The South Carolina Society Hall is considered one of Charleston's most valuable Adamesque buildings. Built in 1804, the Hall was designed by Charlestonian Gabriel Manigault, a gentleman architect who introduced the Adamesque style to the city after studying in Europe. Manigault's design for the Society's headquarters, of which he was a member, consisted of a two-story brick building on a very high basement, covered with stucco. The first floor contained three rooms used for billiards, a small school the society operated, and quarters for the schoolmaster. A large meeting room and ballroom occupied the second floor. The meeting room also contained a small musician's gallery and a decorative Palladian window, while the ballroom was ornamented with a Neoclassical canopy. In 1825, the portico with Doric and Ionic orders, designed by prominent local architect Frederick Wesner, was added along with the brownstone stairs and iron railings. As a result of damage to the building during the Civil War and the 1886 earthquake the interior was renovated during the Victorian period.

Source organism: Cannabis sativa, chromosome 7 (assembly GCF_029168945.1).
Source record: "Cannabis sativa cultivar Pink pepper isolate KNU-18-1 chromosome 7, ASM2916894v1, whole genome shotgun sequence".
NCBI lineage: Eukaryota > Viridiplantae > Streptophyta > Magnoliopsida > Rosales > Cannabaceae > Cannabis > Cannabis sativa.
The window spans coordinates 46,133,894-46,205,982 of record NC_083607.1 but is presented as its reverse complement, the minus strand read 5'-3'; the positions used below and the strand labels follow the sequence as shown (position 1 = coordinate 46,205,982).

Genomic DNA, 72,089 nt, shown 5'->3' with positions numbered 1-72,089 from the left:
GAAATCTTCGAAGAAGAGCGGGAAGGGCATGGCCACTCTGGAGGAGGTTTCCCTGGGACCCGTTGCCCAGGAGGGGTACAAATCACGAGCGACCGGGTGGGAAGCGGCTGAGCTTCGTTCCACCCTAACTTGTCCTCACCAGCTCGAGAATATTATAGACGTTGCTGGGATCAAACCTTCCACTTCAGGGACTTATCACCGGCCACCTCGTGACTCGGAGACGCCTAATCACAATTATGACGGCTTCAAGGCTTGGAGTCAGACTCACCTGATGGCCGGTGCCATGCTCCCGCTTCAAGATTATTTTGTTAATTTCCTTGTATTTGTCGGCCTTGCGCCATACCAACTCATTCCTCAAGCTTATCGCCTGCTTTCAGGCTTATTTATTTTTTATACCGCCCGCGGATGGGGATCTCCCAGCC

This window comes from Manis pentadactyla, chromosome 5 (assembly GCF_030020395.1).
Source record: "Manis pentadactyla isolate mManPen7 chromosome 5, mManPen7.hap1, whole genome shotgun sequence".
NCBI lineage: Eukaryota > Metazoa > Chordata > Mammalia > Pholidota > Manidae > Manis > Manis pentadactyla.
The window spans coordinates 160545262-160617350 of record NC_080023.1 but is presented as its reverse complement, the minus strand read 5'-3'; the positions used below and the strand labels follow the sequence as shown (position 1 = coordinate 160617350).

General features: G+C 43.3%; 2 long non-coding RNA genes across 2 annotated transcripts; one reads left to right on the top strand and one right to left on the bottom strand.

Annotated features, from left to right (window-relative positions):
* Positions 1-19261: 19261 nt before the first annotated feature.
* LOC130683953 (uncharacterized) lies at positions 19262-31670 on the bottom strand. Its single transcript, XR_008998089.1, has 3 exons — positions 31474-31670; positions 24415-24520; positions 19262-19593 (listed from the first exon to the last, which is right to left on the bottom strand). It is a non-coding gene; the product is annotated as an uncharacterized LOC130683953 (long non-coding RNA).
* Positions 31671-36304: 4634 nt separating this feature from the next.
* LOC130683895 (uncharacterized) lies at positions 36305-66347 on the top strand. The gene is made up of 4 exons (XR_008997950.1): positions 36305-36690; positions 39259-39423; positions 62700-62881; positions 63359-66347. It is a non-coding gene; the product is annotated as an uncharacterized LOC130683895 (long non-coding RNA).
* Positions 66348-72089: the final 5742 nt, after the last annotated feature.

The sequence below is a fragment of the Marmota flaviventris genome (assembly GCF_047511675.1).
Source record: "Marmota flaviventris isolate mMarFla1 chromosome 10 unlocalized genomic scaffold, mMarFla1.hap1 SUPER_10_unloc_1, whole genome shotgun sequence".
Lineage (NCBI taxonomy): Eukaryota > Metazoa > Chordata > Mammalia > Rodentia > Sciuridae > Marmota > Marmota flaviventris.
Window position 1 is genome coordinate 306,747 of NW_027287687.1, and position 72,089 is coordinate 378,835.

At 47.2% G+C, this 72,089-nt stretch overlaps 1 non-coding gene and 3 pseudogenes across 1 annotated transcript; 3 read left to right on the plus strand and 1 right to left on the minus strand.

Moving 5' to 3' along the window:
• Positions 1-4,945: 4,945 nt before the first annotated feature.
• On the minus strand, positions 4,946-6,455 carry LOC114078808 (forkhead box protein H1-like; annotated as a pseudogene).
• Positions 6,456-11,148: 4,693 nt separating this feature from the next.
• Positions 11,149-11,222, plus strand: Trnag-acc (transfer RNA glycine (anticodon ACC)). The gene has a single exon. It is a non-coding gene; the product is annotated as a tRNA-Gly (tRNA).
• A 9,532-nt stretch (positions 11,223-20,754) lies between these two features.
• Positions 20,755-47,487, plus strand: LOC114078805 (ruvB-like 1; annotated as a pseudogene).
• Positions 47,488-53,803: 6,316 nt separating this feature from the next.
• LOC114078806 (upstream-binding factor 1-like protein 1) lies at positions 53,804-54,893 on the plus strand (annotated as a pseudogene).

The South Carolina Society was first organized in 1737, mainly by French Huguenot businessmen and artisans. It was originally named "The Two Bit Club," as members agreed to weekly dues of two bits, or 15 pence, to the relief of a French Huguenot tavern owner. Later the benevolent association established schools for orphans and indigent children. The Society now donates scholarships to the College of Charleston. The Society still uses the Hall, along with the St. Andrew's Society. The South Carolina Society Hall is one of more than 1400 historically significant buildings within the Charleston Old and Historic District.
72 Meeting Street, Charleston, SC
OPEN TO PUBLIC: